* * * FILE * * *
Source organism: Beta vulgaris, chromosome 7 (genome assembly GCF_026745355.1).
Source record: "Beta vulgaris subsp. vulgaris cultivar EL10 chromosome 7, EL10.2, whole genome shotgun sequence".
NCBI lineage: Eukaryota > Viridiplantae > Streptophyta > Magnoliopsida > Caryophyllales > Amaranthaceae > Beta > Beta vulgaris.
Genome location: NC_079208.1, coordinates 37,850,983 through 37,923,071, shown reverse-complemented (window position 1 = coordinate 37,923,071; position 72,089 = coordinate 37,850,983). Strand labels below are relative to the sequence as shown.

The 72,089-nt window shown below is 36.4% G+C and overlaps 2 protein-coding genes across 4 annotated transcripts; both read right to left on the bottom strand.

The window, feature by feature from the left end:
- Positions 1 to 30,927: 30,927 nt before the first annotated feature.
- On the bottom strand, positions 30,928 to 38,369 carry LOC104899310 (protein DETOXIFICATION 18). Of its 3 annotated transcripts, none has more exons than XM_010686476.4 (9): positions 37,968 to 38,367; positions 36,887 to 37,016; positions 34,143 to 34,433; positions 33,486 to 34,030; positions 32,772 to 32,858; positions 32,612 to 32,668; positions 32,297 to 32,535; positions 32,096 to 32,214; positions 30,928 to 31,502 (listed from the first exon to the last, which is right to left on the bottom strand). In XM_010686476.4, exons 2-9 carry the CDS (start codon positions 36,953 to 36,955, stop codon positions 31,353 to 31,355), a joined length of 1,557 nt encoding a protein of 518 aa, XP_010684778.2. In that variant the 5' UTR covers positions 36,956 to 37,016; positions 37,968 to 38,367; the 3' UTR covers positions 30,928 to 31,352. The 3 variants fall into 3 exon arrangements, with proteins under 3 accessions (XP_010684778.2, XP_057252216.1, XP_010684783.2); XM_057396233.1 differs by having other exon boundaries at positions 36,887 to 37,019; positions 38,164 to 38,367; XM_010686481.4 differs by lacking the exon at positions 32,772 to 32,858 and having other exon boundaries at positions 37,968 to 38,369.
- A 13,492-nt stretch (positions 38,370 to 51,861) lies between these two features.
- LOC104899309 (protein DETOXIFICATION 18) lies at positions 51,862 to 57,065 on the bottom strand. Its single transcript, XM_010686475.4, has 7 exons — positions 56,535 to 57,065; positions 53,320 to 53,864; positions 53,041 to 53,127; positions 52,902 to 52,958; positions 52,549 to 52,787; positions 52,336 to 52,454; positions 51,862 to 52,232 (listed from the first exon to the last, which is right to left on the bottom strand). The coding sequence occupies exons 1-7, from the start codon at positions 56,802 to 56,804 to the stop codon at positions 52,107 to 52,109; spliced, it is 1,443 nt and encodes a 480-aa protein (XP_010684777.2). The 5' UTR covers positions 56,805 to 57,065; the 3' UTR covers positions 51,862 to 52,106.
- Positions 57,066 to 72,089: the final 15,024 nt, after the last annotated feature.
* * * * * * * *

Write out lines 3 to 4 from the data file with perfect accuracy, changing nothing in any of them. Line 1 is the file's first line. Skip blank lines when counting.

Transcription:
NCBI lineage: Eukaryota > Viridiplantae > Streptophyta > Magnoliopsida > Caryophyllales > Amaranthaceae > Beta > Beta vulgaris.
Genome location: NC_079208.1, coordinates 37,850,983 through 37,923,071, shown reverse-complemented (window position 1 = coordinate 37,923,071; position 72,089 = coordinate 37,850,983). Strand labels below are relative to the sequence as shown.